Hospitals Are Mining Patients' Credit Card Data
Medical centers are jumping aboard the bandwagon of privacy invasion as they buy data on millions of patients both to anticipate when they’ll get sick and for their own financial purposes.
Shannon Pettypiece and Jordan Robertson describe the development at Bloomberg Businessweek:
Imagine getting a call from your doctor if you let your gym membership lapse, make a habit of buying candy bars at the checkout counter, or begin shopping at plus-size clothing stores. For patients of Carolinas HealthCare System, which operates the largest group of medical centers in North and South Carolina, such a day could be sooner than they think. Carolinas HealthCare, which runs more than 900 care centers, including hospitals, nursing homes, doctors’ offices, and surgical centers, has begun plugging consumer data on 2 million people into algorithms designed to identify high-risk patients so that doctors can intervene before they get sick. The company purchases the data from brokers who cull public records, store loyalty program transactions, and credit card purchases.
Information on consumer spending can provide a more complete picture than the glimpse doctors get during an office visit or through lab results, says Michael Dulin, chief clinical officer for analytics and outcomes research at Carolinas HealthCare. The Charlotte-based hospital chain is placing its data into predictive models that give risk scores to patients. Within two years, Dulin plans to regularly distribute those scores to doctors and nurses who can then reach out to high-risk patients and suggest changes before they fall ill. “What we are looking to find are people before they end up in trouble,” says Dulin, who is a practicing physician.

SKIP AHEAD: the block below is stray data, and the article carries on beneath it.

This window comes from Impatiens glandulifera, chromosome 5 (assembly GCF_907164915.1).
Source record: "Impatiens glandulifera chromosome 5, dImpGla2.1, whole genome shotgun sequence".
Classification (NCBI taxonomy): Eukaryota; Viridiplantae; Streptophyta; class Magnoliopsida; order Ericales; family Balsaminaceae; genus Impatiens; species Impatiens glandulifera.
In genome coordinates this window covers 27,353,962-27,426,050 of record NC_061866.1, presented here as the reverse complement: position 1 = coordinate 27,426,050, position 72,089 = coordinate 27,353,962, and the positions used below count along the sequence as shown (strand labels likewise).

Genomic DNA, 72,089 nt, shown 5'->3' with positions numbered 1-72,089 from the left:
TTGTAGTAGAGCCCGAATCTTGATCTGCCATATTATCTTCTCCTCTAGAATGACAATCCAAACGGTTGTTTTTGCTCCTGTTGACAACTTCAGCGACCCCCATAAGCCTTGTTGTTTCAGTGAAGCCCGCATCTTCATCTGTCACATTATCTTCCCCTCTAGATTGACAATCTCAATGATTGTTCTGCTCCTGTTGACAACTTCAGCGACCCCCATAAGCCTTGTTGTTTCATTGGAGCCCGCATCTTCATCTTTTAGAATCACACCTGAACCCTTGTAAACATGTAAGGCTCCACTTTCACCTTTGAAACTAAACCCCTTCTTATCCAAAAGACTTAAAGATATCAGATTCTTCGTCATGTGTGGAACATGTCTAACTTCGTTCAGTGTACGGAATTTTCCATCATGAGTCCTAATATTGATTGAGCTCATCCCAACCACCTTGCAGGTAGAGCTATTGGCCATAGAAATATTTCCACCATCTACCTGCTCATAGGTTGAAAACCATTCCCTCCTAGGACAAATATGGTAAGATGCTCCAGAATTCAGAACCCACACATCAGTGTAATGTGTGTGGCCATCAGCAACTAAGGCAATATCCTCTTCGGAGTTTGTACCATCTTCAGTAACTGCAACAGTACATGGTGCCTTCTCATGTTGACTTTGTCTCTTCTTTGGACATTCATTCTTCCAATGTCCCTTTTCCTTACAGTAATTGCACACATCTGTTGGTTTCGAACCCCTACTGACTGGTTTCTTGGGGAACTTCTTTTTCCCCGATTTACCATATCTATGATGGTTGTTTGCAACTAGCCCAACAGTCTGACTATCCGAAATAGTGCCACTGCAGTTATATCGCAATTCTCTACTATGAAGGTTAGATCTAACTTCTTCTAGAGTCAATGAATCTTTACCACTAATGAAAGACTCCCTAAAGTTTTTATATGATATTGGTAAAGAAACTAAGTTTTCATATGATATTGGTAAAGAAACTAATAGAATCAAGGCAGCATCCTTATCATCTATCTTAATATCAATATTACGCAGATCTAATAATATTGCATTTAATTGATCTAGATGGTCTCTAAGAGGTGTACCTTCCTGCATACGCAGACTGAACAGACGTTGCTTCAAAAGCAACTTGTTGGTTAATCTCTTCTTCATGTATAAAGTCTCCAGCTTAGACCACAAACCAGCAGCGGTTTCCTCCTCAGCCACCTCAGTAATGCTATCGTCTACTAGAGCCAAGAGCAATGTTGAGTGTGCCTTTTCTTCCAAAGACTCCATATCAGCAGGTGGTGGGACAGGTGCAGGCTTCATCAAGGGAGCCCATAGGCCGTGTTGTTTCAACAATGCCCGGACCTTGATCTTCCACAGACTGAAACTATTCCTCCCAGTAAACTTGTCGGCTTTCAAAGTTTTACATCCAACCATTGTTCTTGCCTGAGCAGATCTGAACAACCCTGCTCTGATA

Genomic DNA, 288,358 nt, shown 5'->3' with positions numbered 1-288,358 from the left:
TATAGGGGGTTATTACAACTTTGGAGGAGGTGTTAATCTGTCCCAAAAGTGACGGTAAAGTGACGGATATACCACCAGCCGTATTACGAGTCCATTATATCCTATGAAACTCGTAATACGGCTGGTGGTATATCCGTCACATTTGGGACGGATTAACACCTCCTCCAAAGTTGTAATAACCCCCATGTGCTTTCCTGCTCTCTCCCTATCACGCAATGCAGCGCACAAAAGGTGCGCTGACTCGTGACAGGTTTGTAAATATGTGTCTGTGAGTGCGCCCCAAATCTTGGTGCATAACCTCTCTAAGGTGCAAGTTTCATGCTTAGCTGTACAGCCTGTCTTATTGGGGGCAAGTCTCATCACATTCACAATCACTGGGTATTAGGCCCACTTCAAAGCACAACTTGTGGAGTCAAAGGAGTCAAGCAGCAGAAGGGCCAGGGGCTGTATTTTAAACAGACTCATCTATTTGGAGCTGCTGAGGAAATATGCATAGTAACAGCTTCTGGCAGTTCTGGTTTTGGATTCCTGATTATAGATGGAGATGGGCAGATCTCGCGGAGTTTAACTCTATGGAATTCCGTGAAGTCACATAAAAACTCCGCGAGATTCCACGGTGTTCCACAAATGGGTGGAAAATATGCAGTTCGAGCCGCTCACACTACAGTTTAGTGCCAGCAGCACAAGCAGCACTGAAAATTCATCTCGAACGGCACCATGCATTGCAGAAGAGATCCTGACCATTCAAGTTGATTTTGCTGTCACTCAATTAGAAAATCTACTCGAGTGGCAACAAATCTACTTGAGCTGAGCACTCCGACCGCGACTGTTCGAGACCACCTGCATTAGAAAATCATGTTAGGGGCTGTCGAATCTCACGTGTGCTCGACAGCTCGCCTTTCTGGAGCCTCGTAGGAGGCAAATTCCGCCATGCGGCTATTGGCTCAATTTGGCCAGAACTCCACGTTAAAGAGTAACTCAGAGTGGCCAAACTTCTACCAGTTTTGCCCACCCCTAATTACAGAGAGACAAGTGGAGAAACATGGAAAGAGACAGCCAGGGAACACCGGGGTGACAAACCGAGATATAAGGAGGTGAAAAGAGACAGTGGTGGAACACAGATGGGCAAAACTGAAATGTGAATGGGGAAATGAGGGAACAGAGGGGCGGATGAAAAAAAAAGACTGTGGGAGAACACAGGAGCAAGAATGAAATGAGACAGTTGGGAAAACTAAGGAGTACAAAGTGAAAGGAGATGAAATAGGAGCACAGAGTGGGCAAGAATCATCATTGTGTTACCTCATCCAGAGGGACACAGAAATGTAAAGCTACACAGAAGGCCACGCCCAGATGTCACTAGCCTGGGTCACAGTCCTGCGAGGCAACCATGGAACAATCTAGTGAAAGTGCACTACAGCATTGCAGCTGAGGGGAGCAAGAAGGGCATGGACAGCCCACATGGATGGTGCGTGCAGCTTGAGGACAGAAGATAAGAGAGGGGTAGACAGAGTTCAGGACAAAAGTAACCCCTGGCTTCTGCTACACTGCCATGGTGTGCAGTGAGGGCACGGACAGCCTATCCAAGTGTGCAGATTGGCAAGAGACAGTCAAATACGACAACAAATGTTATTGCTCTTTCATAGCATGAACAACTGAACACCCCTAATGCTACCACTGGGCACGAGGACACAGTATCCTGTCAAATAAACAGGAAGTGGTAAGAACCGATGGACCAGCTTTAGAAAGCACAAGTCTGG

But there are concerns of abuse and self-interest on the part of hospitals:
Many patients and their advocates are voicing concerns that Big Data’s expansion into medical care will threaten privacy. “It is one thing to have a number I can call if I have a problem or question; it is another thing to get unsolicited phone calls. I don’t like that,” says Jorjanne Murry, an accountant in Charlotte who has Type 1 diabetes and says she usually ignores calls from her health insurer trying to discuss her daily habits. “I think it is intrusive.”
… While some patients may benefit from data collection, hospitals also have a growing financial stake in knowing more about the people they care for. Under the Patient Protection and Affordable Care Act, known as Obamacare, hospital pay is becoming increasingly linked to quality metrics rather than the traditional fee-for-service model in which hospitals are paid based on the numbers of tests or procedures they perform. As a result, the U.S. has begun levying fines on hospitals that have too many patients readmitted within a month and rewarding hospitals that fare well against clinical benchmarks and on patient surveys.
Read more here.
— Posted by Alexander Reed Kelly.